Sunday, March 07, 2010


Philosophers Doing (Bad) Science

A thought:

What does one say about these critics? One could certainly pick apart individual things, for instance Fodor's claims about selective breeding versus natural selection. The very last thing that Darwin and his followers are trying to do is put mind into nature. In both artifice and nature, some organisms are going to reproduce and others are not, and the reasons for that are (on average) going to be connected to the different features of the winners and losers. To say that a speckled moth is less likely to be eaten by a robin than a dark moth, because the robin can less easily see the speckled moth against the lichen-covered tree, is to say nothing about God or any other conscious being.

One could also pick up on the fact that neither Plantinga nor Nagel seems to have the slightest awareness of the scientific criticisms that have been launched against intelligent design. Every example that supporters of intelligent design produce to suggest that natural causes are not adequate—the bacterial flagellum, the blood-clotting cascade—has been shown to be the exquisite end result of evolution. And one could certainly groan at the tired suggestion that Darwinians are unaware of or threatened by developments in evolutionary development. No evolutionary biologist, least of all Sean Carroll, suggests that one day the eye just appeared. However the new sources of variation play out, selection is going to be there right along with them.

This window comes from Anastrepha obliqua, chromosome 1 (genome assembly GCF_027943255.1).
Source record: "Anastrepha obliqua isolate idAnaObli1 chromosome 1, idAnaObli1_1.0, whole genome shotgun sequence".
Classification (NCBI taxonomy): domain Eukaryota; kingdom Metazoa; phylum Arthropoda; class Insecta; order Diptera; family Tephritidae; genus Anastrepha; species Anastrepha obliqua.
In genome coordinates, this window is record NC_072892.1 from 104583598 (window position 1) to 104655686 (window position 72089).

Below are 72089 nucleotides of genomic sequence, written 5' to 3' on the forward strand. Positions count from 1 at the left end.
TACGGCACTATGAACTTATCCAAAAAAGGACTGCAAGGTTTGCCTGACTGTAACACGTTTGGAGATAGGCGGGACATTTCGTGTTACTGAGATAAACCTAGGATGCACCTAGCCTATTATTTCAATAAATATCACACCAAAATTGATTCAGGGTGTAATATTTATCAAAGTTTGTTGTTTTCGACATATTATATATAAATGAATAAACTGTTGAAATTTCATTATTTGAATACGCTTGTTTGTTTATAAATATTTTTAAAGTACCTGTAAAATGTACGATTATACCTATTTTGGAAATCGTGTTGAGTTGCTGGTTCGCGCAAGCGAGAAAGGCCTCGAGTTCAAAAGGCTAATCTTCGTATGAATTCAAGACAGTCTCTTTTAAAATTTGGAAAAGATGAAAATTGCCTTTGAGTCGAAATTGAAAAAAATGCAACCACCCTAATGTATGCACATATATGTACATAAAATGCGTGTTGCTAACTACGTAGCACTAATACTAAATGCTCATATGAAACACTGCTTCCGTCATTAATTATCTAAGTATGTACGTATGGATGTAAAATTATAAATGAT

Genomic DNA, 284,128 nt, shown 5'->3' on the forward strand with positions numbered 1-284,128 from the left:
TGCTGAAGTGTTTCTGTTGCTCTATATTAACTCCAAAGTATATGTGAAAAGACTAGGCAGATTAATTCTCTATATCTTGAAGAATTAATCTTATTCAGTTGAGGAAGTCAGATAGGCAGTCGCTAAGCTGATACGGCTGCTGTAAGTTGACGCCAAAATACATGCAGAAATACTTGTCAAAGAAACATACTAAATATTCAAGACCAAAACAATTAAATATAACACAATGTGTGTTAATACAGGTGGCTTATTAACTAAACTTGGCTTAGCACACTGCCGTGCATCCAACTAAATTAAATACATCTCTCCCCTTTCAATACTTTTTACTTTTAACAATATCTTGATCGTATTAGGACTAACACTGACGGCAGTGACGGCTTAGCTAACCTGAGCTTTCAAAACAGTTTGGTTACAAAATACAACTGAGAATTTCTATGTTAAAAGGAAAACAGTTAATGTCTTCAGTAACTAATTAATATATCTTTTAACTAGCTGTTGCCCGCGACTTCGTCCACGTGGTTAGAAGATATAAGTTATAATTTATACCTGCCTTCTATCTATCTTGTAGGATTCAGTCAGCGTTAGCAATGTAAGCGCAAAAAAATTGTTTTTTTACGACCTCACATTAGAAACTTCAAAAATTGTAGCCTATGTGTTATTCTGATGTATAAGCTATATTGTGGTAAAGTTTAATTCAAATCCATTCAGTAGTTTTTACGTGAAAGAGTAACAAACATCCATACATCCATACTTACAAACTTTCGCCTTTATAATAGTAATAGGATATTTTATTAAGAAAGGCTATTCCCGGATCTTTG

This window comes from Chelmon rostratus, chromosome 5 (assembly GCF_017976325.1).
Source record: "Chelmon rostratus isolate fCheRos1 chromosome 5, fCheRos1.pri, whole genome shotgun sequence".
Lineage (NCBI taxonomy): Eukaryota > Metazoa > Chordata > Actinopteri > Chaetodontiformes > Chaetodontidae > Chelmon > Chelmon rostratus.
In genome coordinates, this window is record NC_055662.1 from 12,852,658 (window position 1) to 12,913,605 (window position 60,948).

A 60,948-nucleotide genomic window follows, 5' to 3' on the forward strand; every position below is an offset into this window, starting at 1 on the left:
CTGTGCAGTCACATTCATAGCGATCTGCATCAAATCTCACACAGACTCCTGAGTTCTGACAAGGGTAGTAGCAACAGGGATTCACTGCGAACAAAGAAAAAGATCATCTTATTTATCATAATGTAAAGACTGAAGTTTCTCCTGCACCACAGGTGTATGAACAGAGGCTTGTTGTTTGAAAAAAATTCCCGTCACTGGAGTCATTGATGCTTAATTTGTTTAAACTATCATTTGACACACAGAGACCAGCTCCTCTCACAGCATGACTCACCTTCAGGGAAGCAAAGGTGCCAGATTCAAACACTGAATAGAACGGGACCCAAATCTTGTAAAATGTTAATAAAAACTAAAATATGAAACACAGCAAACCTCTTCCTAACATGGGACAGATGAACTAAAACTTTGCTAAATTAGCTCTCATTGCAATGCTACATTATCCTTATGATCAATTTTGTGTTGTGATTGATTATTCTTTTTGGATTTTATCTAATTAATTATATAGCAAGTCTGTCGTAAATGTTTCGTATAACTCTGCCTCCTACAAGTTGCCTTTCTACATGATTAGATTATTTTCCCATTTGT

But rather than work over the details, I want to draw attention to the way this crop of critics ignores evolutionary biology—aside from the kind of cherry-picking in which Fodor engages. Nagel may sneer about the failure to find "accessible literature" that answers his worries. In what part of the library was he doing his literature search? Where, for example, is any discussion of the Grants' work on the Galápagos finches? What about a detailed look at the new scholarship that is challenging earlier thinking about the evolution of bipedalism? What about the discoveries of molecular biology and of the similarities (homologies) between humans and fruit flies? And why no mention of Marc Hauser and his work uncovering the secrets of moral thinking? There is a deafening silence on those and other issues. Fodor, Nagel, and Plantinga don't need to turn themselves into biochemists, but some awareness of the issues and advances would not be entirely misplaced.

This total lack of interest in the science is surely suggestive. The critics are being driven by other, for them deeper, concerns. And as an evolutionist, I turn to the past for clues. What fueled the initial opposition to Darwin was a concern with our species, with Homo sapiens. For 150 years, since the Origin, critics have feared that we humans might become part of the evolutionary picture—not just our bodies, but our minds, our very souls. What makes us distinctively and uniquely human? This worry is still alive and well in today's philosophical community. Plantinga is open in his fear that Darwinism makes impossible the guaranteed existence of our species. More, for years he has argued that Darwinism is bound up with the metaphysical belief that everything is natural (as opposed to supernatural), and that this leads to a collapse of rational belief and knowledge. The chance elements in Darwinism are simply not compatible with Plantinga's Christian faith.

As nonbelievers, Nagel and Fodor are a bit different, but not that different. For years Nagel has argued against a reductive view of the human mind, believing it to be more than just molecules in motion—the obvious end result of Darwinism. At some level, Nagel believes, the mind is above the material. It is perhaps a stretch, but probably not too much of a stretch, to say that the kind of sympathetic attitude that Nagel takes toward intelligent design points not so much to a concealed theism (akin to Plantinga's open theism) as to a kind of vitalism, in which there are nonnatural, nonphysical forces that direct things in the material world.